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Abstract Detail

Systematics Section/ASPT

Cacho, Natalia [1], Burrell, Millie [2], Pepper, Alan [3], Strauss, Sharon [4].

Systematics and evolution of serpentine tolerance in California Jewelflowers and allies (Streptanthoid complex, Brassicaceae).

Streptanthus is a genus of ca. 35 species in the tribe Thelypodieae with unique urn-shaped calyx and flowers that are strongly zygomorphic and vary widely in color, unlike the cruciform actinomorphic flowers typical of Brassicaceae. Ample morphological intergradation of Streptanthus with species assigned to allied genera in the tribe (e.g., Caulanthus, Thelypodium, Streptanthella, Sibaropsis, Stanleya) points to a complex evolutionary history leading some authors to treat a set of ca. 60 taxa within the Thelypodieae as the ‘Strepanthoid Complex’ based on affinity with the North American genus Streptanthus and a largely conserved chromosome number of n=14. Ecologically, Streptanthus exhibits a high degree of edaphic specialization, particularly associated with ultramafic or serpentine soils: about 30% of the recognized species are serpentine obligates and a few have been recognized as having serpentine and non-serpentine populations. While ecological research has shed some light regarding the adaptation to serpentine in Streptanthus, there have been few insights on the origins and evolution of serpentine tolerance in this group, largely due to limited success in resolving the phylogenetic relationships of the species in Streptanthus and allied genera of the Thelypodieae. We present a much improved phylogenetic hypothesis for Streptanthus and allied genera, based on six single copy nuclear regions, three of which are newly identified (AT4G34700, AT1G61620, and AT1G56590, and three that are widely used (ITS, PHYA, and PEPC). We also include data for two chloroplast regions (trnL and trnH-psbA). Taxonomically, our sampling is nearly complete in Streptanthus and Caulanthus, and includes closely allied genera in the Thelypodieae. Our results reveal that Streptanthus, Caulanthus, and possibly Thelypodium are not monophyletic as currently defined. The species of Streptanthus form two rather distantly related clades. One clade is comprised of species with urn-shaped calyces that occur mainly within the California Floristic Province hotspot; the other clade is composed of species with extant ranges mainly outside of such bioregion. Finally, we will discuss results the origin and evolution of serpentine tolerance and endemism in this group.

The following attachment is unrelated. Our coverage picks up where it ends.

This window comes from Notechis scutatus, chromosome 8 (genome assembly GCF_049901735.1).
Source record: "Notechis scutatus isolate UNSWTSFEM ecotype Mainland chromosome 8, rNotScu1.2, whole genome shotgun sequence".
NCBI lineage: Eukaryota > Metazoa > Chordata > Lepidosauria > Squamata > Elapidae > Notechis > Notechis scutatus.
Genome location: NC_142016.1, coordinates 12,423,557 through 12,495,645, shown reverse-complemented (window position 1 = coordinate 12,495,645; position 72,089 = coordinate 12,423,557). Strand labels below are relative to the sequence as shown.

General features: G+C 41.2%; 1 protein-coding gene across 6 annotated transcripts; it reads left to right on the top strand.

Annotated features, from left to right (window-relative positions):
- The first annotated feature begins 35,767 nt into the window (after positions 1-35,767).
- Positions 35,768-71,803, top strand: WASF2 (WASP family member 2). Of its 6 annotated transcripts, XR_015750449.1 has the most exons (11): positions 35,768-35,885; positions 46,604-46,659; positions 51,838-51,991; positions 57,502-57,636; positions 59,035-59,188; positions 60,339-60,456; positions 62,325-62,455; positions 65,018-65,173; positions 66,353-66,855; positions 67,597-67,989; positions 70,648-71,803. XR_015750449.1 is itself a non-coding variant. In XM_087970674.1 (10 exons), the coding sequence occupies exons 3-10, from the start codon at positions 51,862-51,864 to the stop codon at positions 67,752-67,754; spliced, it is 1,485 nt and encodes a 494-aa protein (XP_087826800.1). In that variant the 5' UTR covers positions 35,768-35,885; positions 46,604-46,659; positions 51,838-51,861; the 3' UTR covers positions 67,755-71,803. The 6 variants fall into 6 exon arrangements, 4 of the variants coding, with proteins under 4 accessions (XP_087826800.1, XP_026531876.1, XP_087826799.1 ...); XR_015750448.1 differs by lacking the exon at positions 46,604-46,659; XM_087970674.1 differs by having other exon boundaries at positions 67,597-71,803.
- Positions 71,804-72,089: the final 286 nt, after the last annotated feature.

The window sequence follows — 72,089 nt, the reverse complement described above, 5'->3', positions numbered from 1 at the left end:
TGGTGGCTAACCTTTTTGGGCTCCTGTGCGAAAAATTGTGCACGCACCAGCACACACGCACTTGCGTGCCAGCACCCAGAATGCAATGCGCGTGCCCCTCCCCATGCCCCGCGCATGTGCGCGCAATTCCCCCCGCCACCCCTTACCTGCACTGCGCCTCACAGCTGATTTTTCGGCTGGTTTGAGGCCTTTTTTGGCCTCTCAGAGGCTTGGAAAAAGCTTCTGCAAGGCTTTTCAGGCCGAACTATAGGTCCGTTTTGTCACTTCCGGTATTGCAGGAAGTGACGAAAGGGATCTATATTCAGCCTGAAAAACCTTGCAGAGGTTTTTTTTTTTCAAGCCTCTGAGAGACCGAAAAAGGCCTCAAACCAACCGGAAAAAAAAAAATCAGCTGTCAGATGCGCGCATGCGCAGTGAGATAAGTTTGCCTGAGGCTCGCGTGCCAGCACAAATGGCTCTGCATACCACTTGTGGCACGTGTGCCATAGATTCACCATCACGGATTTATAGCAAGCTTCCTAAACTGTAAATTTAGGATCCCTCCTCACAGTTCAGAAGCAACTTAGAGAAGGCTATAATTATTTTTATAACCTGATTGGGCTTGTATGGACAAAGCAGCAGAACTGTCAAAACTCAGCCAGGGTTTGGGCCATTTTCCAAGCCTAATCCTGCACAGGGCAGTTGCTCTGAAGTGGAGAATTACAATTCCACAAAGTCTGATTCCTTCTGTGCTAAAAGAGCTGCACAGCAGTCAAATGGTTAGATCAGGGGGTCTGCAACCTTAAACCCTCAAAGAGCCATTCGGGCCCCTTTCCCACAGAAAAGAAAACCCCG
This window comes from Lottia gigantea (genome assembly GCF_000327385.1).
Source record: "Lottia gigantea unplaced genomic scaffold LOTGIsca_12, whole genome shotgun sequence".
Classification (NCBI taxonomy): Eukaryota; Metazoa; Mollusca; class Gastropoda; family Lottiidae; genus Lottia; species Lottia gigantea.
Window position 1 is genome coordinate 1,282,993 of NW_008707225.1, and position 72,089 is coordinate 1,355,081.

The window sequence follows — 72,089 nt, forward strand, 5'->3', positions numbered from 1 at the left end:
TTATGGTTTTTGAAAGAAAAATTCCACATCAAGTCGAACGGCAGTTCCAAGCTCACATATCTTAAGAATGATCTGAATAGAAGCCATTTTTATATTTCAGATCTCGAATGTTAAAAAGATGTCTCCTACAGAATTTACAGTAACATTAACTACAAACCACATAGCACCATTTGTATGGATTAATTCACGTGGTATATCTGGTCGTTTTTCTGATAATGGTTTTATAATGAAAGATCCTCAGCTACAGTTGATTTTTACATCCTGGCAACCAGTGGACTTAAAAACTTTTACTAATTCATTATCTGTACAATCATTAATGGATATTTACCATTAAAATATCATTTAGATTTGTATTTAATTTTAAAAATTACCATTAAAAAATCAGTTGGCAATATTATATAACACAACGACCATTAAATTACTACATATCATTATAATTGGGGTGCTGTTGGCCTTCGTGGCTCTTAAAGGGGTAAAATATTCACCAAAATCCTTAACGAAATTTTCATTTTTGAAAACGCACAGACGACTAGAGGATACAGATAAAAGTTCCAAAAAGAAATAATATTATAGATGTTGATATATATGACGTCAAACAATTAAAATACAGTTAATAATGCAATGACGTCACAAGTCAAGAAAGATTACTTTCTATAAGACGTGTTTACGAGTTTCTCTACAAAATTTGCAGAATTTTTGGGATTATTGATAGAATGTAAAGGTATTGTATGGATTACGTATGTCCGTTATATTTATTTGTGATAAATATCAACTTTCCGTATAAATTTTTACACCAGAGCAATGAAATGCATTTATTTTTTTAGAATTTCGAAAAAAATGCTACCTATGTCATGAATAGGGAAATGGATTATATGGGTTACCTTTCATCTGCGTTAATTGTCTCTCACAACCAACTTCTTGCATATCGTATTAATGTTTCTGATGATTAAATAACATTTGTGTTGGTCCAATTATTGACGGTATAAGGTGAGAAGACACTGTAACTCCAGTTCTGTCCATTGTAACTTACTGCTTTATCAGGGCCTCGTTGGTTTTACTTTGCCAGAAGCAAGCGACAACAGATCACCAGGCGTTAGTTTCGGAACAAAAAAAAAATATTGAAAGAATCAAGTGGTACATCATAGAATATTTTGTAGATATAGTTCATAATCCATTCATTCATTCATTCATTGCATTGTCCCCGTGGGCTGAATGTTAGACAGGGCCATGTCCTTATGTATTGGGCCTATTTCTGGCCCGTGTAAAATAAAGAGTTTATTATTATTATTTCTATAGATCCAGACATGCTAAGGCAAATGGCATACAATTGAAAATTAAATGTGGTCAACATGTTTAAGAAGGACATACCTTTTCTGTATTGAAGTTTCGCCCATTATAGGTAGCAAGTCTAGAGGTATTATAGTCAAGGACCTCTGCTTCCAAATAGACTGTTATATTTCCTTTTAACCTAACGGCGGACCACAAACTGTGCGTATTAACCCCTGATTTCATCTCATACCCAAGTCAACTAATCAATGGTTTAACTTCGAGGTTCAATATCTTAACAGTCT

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1 - University of California-Davis, One Shields Ave, Davis, CA, 95616, USA
2 - Texas A&M University, Institute For Plant Genomics And Biotechnology, Department Of Horticultural Sciences, TAMU 2123, College Station, TX, 77843-2123, USA
3 - Department of Biology, Texas A&M University, TAMUS 3258, College Station, TX, 77843, USA
4 - University of California Davis, SECTION OF EVOLUTION AND ECOLOGY, One Shields Avenue, Davis, CA, 95616, USA

edaphic endemism

Presentation Type: Oral Paper:Papers for Sections
Session: 19
Location: Napoleon Ballroom/Riverside Hilton
Date: Tuesday, July 30th, 2013
Time: 10:45 AM
Number: 19009
Abstract ID:443
Candidate for Awards:George R. Cooley Award

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